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In 1847 Queen Victoria granted Pembroke Lodge in the Petersham part of Richmond Park to one of her prime ministers, John Russell and it became the Russell family home. His grandson, the philosopher Bertrand Russell, also lived at Pembroke Lodge. The first Earl and Countess Russell endowed the Russell School in 1849 which began in a single room. (The school building was destroyed by a bomb during World War 2 and rebuilt on the other side of the road on its present day site).
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By the early 1870s, a gazetteer lists the parish of Petersham as comprising 108 houses with a population of 637 and a post office. The Dysart Arms, which had originally been a farmhouse and subsequently named the Plough and Harrow, adopted its current name after the Dysart family of Ham House in 1804, with the former building being rebuilt in 1902 in its present Tudorbethan style. The Fox and Duck was also rebuilt in the mid twentieth century. There were shops in Petersham in the nineteenth and twentieth century up to the 1960s but there are none today.
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Petersham Meadows
There was also the noted dairy of Hornby and Clarke from 1880 to the 1960s, based on cattle grazing on Petersham Meadows. The lease later passed to Express Diaries but changing regulations and patterns of farming meant local milk production ceased, but beef cattle can still be seen grazing on the meadows. The meadows and the renowned view across them from Richmond Hill had been guaranteed by the 1902 Richmond, Petersham and Ham Open Spaces Act. .Lord Dysart granted the meadows and lands along the riverside to remain undeveloped in exchange for the end of common grazing rights and the right to extract gravel on the Ham bank. The Petersham Trust was formed in 1998 to ensure grazing was maintained on the Meadows and that the buildings be restored to allow farming activities to continue. A lease was agreed with Richmond Council in 2001 and the Trust assumed the management and fundraising for the Meadows.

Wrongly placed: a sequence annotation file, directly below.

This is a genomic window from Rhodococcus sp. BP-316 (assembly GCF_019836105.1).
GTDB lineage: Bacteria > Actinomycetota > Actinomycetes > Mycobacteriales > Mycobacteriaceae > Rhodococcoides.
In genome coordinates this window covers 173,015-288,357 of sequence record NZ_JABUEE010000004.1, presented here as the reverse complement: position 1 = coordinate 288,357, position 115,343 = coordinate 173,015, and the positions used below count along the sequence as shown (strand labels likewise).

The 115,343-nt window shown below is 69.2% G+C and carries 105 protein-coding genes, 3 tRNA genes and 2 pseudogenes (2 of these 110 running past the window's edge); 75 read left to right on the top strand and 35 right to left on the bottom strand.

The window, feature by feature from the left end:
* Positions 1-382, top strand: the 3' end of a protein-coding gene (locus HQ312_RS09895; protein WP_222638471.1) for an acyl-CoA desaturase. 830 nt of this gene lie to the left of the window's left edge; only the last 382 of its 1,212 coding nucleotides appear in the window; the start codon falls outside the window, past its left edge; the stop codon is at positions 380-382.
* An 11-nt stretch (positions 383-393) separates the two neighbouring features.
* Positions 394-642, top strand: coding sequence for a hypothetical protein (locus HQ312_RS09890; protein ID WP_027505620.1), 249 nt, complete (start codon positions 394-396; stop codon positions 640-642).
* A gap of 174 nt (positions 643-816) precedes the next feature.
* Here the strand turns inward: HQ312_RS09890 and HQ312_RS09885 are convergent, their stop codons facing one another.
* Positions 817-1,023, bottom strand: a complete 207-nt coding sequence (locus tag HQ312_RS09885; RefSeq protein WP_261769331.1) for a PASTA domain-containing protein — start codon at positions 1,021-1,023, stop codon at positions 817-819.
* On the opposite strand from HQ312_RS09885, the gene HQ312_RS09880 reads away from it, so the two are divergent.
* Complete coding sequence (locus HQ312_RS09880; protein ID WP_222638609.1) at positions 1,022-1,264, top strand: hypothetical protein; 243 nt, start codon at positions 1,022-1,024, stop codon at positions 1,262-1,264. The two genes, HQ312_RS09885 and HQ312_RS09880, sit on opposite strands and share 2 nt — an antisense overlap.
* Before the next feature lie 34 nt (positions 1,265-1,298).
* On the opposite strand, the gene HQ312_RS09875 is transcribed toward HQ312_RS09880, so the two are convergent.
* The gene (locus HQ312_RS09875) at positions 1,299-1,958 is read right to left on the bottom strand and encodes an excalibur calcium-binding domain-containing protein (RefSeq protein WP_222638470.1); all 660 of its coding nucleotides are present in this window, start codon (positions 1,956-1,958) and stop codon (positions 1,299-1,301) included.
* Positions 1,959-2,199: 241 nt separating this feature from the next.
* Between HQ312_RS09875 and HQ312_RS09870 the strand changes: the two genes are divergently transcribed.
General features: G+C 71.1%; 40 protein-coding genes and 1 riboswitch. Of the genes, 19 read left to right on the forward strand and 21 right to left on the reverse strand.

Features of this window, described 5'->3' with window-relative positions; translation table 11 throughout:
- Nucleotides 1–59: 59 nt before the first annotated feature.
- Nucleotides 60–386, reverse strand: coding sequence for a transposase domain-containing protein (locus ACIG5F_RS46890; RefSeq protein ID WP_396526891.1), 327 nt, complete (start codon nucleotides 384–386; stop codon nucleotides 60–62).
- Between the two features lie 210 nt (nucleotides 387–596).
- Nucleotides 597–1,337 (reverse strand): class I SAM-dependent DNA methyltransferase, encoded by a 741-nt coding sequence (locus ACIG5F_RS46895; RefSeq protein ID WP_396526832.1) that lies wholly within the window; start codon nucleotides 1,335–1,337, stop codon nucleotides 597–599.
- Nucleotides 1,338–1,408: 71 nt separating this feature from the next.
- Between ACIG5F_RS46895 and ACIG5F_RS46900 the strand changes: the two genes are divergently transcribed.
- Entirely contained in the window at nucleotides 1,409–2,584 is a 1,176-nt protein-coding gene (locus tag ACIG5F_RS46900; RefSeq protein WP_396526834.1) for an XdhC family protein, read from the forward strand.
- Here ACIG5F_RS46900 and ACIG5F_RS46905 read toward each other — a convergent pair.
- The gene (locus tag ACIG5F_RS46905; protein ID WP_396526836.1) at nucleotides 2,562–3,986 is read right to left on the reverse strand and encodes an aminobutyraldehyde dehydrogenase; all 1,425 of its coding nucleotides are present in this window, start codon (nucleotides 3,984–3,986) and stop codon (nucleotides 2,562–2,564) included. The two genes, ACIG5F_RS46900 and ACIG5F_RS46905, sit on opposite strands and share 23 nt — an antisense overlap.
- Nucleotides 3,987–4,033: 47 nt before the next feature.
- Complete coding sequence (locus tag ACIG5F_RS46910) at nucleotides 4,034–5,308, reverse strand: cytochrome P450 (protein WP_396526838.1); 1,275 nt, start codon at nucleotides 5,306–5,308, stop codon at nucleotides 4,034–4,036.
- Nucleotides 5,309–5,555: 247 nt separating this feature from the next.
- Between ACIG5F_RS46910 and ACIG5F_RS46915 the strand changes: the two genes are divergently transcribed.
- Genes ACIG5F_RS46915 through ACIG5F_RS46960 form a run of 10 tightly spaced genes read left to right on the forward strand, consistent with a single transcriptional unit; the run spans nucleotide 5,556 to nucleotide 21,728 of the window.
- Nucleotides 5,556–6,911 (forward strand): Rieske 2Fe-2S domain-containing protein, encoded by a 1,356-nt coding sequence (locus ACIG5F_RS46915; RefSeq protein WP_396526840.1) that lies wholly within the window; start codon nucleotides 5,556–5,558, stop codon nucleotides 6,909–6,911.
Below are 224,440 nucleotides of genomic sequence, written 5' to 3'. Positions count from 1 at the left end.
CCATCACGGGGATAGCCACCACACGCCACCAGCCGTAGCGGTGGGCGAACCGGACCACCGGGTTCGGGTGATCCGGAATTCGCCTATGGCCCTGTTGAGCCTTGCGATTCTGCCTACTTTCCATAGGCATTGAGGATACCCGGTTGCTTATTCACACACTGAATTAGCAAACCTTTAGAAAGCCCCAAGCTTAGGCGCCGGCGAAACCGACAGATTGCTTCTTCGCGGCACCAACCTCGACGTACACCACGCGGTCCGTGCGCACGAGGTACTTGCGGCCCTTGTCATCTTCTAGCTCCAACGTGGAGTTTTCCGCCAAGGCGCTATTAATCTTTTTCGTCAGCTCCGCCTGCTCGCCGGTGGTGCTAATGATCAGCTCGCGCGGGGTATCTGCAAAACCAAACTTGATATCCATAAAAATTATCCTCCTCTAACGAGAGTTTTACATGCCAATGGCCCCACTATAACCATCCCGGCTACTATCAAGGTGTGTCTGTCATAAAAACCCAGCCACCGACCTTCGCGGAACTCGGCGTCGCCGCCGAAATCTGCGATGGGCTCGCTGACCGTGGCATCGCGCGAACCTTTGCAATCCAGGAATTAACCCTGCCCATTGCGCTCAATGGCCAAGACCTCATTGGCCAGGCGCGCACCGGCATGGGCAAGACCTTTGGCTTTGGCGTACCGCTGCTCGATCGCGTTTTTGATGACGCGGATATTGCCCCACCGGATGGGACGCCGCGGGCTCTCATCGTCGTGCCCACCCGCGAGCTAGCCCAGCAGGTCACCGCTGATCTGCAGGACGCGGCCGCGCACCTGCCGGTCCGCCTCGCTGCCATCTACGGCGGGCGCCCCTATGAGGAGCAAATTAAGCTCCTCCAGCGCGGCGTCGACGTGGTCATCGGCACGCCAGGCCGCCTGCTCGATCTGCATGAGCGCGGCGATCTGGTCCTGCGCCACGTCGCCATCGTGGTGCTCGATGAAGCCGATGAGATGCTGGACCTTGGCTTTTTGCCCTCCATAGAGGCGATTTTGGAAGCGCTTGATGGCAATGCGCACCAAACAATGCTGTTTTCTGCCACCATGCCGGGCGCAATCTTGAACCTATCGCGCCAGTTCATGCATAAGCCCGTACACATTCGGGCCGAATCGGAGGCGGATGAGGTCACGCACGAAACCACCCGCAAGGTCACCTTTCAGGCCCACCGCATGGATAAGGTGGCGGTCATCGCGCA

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Douglas House
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In 1969, the German Government purchased Douglas House, a Stuart mansion built originally in 1680 for the Cole family who had lost their former residence in Petersham Park when it became enclosed to form part of Charles 1st hunting park. The house acquired the name Douglas House when it was inherited in 1725 by Kitty Hyde, the wife of Charles Douglas, 3rd Duke of Queensbury. The Duchess patronized the arts and especially John Gay, who wrote and rehearsed the Beggars Opera here. Douglas House now forms the hub of the main German School in the UK and has been added to with numerous further buildings around it. The presence of the German School has meant a substantial German speaking community has developed in Ham and Petersham.
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The Petersham Hotel
It was thought at one time that Petersham might develop more. In anticipation of this in the early 20th century, a substantial new church was built. All Saints, with its striking redbrick and terracotta styling and 118ft high campanile topped by a bronze Christ, never garnered the congregation expected, it was never consecrated and today it forms a private residence.
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Petersham had been subsumed within the administration of Richmond by the end of the nineteenth century. The old parish boundary included parts of Star and Garter Hill and the border with Richmond at one time was Nightingale Lane,- the steep lane which runs from The Wick on Richmond Hill down to the Petersham Road and provides access to the impressive building of the Petersham Hotel. Today the village of Petersham is generally perceived as divided from Richmond around the bottom of Star and Garter Hill and the village today has retained its distinctive character as a fashionable and upmarket residential enclave.